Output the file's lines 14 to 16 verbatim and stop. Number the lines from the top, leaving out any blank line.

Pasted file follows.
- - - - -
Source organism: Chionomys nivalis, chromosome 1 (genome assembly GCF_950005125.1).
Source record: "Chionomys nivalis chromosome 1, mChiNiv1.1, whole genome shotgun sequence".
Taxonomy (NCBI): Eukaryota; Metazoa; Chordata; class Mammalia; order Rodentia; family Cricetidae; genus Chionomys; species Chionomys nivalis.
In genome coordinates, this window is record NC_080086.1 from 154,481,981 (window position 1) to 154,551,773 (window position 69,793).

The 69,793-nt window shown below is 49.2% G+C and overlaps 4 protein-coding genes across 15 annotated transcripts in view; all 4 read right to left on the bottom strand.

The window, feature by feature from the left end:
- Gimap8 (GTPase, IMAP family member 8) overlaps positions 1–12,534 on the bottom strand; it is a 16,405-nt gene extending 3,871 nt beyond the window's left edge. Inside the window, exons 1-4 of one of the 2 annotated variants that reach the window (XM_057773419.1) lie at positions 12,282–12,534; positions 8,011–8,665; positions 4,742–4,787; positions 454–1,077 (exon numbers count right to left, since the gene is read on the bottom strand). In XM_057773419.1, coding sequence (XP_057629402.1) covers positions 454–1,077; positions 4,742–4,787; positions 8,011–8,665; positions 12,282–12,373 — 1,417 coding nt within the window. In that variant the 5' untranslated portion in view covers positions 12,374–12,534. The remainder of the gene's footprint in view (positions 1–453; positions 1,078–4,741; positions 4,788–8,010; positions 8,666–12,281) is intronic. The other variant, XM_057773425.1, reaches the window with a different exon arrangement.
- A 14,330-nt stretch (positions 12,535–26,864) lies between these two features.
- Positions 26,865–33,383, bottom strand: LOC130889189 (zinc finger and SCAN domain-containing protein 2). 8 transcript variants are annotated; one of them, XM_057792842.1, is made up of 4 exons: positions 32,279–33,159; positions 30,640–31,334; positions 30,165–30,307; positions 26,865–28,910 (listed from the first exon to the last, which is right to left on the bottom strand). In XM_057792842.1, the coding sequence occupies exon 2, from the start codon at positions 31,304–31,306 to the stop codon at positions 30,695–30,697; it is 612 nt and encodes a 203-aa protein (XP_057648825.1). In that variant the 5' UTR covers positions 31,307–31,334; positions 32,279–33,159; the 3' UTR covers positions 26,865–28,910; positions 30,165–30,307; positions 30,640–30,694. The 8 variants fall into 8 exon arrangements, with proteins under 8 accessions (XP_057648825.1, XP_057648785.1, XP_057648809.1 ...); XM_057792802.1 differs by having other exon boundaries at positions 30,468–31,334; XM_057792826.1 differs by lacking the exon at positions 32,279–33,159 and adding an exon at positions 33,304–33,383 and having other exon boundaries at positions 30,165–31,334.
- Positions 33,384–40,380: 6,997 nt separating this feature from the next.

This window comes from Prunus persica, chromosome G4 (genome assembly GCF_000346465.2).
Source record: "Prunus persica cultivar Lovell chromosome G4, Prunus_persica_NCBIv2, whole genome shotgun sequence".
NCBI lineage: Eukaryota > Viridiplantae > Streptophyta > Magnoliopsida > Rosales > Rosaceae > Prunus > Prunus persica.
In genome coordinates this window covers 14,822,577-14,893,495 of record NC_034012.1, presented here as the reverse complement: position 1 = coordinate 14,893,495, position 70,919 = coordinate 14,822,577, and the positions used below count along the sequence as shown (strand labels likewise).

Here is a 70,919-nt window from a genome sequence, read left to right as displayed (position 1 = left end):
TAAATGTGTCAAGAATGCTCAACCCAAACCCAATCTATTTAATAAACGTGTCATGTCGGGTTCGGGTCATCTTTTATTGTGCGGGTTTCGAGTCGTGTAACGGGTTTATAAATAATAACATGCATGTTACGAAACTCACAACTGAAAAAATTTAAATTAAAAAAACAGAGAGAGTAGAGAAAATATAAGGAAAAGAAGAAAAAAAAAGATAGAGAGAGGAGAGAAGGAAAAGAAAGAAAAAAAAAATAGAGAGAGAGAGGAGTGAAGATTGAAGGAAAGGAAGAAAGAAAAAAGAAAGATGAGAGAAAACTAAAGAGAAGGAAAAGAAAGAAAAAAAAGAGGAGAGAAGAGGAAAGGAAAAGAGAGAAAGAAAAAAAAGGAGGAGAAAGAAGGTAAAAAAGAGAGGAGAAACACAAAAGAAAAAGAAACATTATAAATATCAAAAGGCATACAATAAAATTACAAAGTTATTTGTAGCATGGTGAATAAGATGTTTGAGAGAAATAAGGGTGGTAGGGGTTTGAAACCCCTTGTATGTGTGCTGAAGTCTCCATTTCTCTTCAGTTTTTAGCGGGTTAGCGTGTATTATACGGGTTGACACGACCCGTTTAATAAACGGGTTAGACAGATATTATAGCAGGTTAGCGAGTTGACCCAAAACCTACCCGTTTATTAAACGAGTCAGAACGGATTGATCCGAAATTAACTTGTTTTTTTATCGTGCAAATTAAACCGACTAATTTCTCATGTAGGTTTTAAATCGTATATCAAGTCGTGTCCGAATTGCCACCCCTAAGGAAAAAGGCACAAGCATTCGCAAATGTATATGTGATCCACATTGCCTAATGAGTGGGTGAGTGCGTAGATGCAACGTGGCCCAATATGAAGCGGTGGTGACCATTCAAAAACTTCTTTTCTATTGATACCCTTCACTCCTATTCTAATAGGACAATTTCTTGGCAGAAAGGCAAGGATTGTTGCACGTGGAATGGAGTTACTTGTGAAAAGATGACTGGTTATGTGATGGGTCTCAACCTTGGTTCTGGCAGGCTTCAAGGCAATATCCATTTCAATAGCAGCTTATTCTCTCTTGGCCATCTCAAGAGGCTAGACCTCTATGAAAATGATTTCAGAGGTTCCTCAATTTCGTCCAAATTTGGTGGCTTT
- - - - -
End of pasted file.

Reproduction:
In genome coordinates this window covers 14,822,577-14,893,495 of record NC_034012.1, presented here as the reverse complement: position 1 = coordinate 14,893,495, position 70,919 = coordinate 14,822,577, and the positions used below count along the sequence as shown (strand labels likewise).

Here is a 70,919-nt window from a genome sequence, read left to right as displayed (position 1 = left end):
TAAATGTGTCAAGAATGCTCAACCCAAACCCAATCTATTTAATAAACGTGTCATGTCGGGTTCGGGTCATCTTTTATTGTGCGGGTTTCGAGTCGTGTAACGGGTTTATAAATAATAACATGCATGTTACGAAACTCACAACTGAAAAAATTTAAATTAAAAAAACAGAGAGAGTAGAGAAAATATAAGGAAAAGAAGAAAAAAAAAGATAGAGAGAGGAGAGAAGGAAAAGAAAGAAAAAAAAAATAGAGAGAGAGAGGAGTGAAGATTGAAGGAAAGGAAGAAAGAAAAAAGAAAGATGAGAGAAAACTAAAGAGAAGGAAAAGAAAGAAAAAAAAGAGGAGAGAAGAGGAAAGGAAAAGAGAGAAAGAAAAAAAAGGAGGAGAAAGAAGGTAAAAAAGAGAGGAGAAACACAAAAGAAAAAGAAACATTATAAATATCAAAAGGCATACAATAAAATTACAAAGTTATTTGTAGCATGGTGAATAAGATGTTTGAGAGAAATAAGGGTGGTAGGGGTTTGAAACCCCTTGTATGTGTGCTGAAGTCTCCATTTCTCTTCAGTTTTTAGCGGGTTAGCGTGTATTATACGGGTTGACACGACCCGTTTAATAAACGGGTTAGACAGATATTATAGCAGGTTAGCGAGTTGACCCAAAACCTACCCGTTTATTAAACGAGTCAGAACGGATTGATCCGAAATTAACTTGTTTTTTTATCGTGCAAATTAAACCGACTAATTTCTCATGTAGGTTTTAAATCGTATATCAAGTCGTGTCCGAATTGCCACCCCTAAGGAAAAAGGCACAAGCATTCGCAAATGTATATGTGATCCACATTGCCTAATGAGTGGGTGAGTGCGTAGATGCAACGTGGCCCAATATGAAGCGGTGGTGACCATTCAAAAACTTCTTTTCTATTGATACCCTTCACTCCTATTCTAATAGGACAATTTCTTGGCAGAAAGGCAAGGATTGTTGCACGTGGAATGGAGTTACTTGTGAAAAGATGACTGGTTATGTGATGGGTCTCAACCTTGGTTCTGGCAGGCTTCAAGGCAATATCCATTTCAATAGCAGCTTATTCTCTCTTGGCCATCTCAAGAGGCTAGACCTCTATGAAAATGATTTCAGAGGTTCCTCAATTTCGTCCAAATTTGGTGGCTTT